The final report of the Mobility Pricing Independent Commission (MPIC) was delivered to the Mayors’ Council and TransLink Board on May 24. The report was officially received and then referred to staff for further research and public consultation as there are many outstanding questions not to mention political hurdles ahead. If you are unfamiliar with mobility pricing, you may want to start with a couple primers, here and here (and my full report on mobility pricing and fairness considerations is here).
Media coverage of the report included some big and scary headline numbers about the potential costs to drivers because of mobility pricing. This post digs into those numbers and what they might mean for how Metro Vancouver funds transportation and manages congestion in the future.
In reality, a full detailed proposal for the region is lacking in the 378-page MPIC report. It will be some time before a serious and detailed plan is drafted, which would then require support from the Mayors’ Council and legislative approval by the BC government. It will likely be five to 10 years before implementation of a congestion management system and the revenue source to support Metro Vancouver’s transportation network.
There are 2.5 million stories of how Vancouverites get around the city.
That makes sense because there are 2.5 million stories of how Vancouverites get around the city and it’s appropriate that work be done to ensure any proposed system will be both effective and fair. Challenges facing the region, however, are not going away. As more people move to our region, congestion will inevitably worsen and an increasing share of electric vehicles will cut into existing fuel tax revenues that support the transportation network.
This is precisely the right conversation for Metro Vancouver to be having, but it is not an easy one when gas is sitting at $1.60 per litre. Municipal elections are coming in October and I don’t think politicians are willing to get way out in front of this one. Moreover, the March 2018 financial deal between TransLink and the BC government means the previous urgency around mobility pricing—as a revenue source for the Mayors’ Plan—is no longer the case.
What’s in the MPIC report?
The MPIC report puts some parameters and numbers to mobility pricing options for the region. It offers 13 principles for moving ahead, based on public consultations, public opinion polling and technical analysis. Two broad options from the public consultations process—congestion point charges and multi-zone distance-based charges—are suggested as potential solutions that meet multiple transportation objectives.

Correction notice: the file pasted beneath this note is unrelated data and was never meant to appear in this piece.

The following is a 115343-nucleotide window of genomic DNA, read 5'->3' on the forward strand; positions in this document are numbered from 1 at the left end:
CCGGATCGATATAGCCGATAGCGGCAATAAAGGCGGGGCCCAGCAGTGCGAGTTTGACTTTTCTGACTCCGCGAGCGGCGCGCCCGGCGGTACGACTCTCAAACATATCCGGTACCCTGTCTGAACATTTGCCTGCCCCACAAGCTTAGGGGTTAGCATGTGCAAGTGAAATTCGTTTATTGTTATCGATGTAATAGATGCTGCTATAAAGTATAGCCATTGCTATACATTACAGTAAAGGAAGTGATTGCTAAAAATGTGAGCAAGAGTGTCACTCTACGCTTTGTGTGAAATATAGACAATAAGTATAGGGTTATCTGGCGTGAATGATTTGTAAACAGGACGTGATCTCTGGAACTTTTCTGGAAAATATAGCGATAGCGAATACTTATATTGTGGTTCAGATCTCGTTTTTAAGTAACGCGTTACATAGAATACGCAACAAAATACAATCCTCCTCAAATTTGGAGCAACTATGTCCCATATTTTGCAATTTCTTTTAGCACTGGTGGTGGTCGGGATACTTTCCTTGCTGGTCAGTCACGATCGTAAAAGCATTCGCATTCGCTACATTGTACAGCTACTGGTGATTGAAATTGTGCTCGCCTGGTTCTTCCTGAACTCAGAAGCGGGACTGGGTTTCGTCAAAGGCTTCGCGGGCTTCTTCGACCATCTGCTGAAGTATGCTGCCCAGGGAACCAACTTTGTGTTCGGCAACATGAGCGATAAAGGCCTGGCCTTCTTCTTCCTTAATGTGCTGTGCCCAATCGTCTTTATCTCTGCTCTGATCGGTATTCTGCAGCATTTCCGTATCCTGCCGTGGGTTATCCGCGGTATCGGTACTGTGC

The figures below show what each concept might look like. Congestion point charges would likely entail tolling all regional bridges and some other congestion hotspots. Distance-based charges would be paid per kilometre driven but with different rates depending on where and when one was driving (higher rates in downtown Vancouver and also during peak hours).
Within each option a number of details would remain to be determined: Are there exemptions for certain vehicles, such as commercial vehicles? Should there be exemptions for people with disabilities or people whose work requires a vehicle? Are there maximum charges by day, week or month? Do we charge people from out of town? How to compensate low-income households? Answers to these questions will have a great bearing on the fairness of outcomes.
The most novel contribution in the MPIC report is a sophisticated transportation modelling exercise that considered numerous formulations of mobility pricing. It starts with estimates of the cost of congestion and then asks how high tolls/charges would need to be (in different locations and times of day) in order to reduce congestion to manageable levels—about a 20-25% decrease. For each alternative they cite a minimum congestion reduction (equal to half the total costs of congestion) and a more aggressive congestion reduction (equal to 75% of congestion costs).
As the figures below show, this leads to some rather high charges like $3.55 to cross the Lion’s Gate bridge at AM peak times and $4.92 at PM peak times ($5.32 and $6.89 respectively in the more aggressive conservation reduction case). For the distance-based charge examples they assume the elimination of the fuel tax, which works out to about 1.8 cents per km on average. Rates per km in this scenario could go up to 25 cents per km in the AM peak and 27 cents in the PM peak (38 and 40 cents respectively for the more aggressive conservation reduction scenario).
Faced with such rates many people can and would change their behaviour by carpooling, combining previously separate trips and shifting to off-peak times rather than pay the full peak-time price. Those who do pay would benefit from much faster and more reliable travel times.